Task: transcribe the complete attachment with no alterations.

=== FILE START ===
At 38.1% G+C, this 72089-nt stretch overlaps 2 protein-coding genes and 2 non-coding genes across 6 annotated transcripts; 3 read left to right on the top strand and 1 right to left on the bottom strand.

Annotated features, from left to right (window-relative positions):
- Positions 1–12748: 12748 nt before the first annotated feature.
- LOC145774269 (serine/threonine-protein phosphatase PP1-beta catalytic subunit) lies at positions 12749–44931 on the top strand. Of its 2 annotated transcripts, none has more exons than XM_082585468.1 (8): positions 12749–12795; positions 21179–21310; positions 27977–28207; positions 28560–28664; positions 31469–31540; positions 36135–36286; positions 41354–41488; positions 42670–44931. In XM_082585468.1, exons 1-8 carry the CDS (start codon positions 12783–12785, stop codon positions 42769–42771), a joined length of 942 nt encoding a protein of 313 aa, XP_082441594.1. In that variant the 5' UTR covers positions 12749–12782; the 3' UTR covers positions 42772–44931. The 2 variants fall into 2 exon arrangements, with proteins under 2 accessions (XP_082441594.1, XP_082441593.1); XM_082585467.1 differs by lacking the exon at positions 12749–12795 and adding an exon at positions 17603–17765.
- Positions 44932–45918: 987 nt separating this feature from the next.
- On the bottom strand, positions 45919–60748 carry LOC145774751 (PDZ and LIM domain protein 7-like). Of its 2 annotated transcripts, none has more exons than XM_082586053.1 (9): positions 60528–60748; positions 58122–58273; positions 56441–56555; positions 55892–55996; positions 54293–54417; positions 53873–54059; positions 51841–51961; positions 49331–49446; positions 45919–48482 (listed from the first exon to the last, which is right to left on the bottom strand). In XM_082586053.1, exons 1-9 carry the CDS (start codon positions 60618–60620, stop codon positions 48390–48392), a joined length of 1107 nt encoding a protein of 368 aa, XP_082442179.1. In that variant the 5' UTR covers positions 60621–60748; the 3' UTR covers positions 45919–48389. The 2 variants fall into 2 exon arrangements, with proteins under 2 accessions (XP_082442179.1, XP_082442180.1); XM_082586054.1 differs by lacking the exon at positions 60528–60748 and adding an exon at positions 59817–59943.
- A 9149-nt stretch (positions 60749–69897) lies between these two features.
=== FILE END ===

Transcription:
At 38.1% G+C, this 72089-nt stretch overlaps 2 protein-coding genes and 2 non-coding genes across 6 annotated transcripts; 3 read left to right on the top strand and 1 right to left on the bottom strand.

Annotated features, from left to right (window-relative positions):
- Positions 1–12748: 12748 nt before the first annotated feature.
- LOC145774269 (serine/threonine-protein phosphatase PP1-beta catalytic subunit) lies at positions 12749–44931 on the top strand. Of its 2 annotated transcripts, none has more exons than XM_082585468.1 (8): positions 12749–12795; positions 21179–21310; positions 27977–28207; positions 28560–28664; positions 31469–31540; positions 36135–36286; positions 41354–41488; positions 42670–44931. In XM_082585468.1, exons 1-8 carry the CDS (start codon positions 12783–12785, stop codon positions 42769–42771), a joined length of 942 nt encoding a protein of 313 aa, XP_082441594.1. In that variant the 5' UTR covers positions 12749–12782; the 3' UTR covers positions 42772–44931. The 2 variants fall into 2 exon arrangements, with proteins under 2 accessions (XP_082441594.1, XP_082441593.1); XM_082585467.1 differs by lacking the exon at positions 12749–12795 and adding an exon at positions 17603–17765.
- Positions 44932–45918: 987 nt separating this feature from the next.
- On the bottom strand, positions 45919–60748 carry LOC145774751 (PDZ and LIM domain protein 7-like). Of its 2 annotated transcripts, none has more exons than XM_082586053.1 (9): positions 60528–60748; positions 58122–58273; positions 56441–56555; positions 55892–55996; positions 54293–54417; positions 53873–54059; positions 51841–51961; positions 49331–49446; positions 45919–48482 (listed from the first exon to the last, which is right to left on the bottom strand). In XM_082586053.1, exons 1-9 carry the CDS (start codon positions 60618–60620, stop codon positions 48390–48392), a joined length of 1107 nt encoding a protein of 368 aa, XP_082442179.1. In that variant the 5' UTR covers positions 60621–60748; the 3' UTR covers positions 45919–48389. The 2 variants fall into 2 exon arrangements, with proteins under 2 accessions (XP_082442179.1, XP_082442180.1); XM_082586054.1 differs by lacking the exon at positions 60528–60748 and adding an exon at positions 59817–59943.
- A 9149-nt stretch (positions 60749–69897) lies between these two features.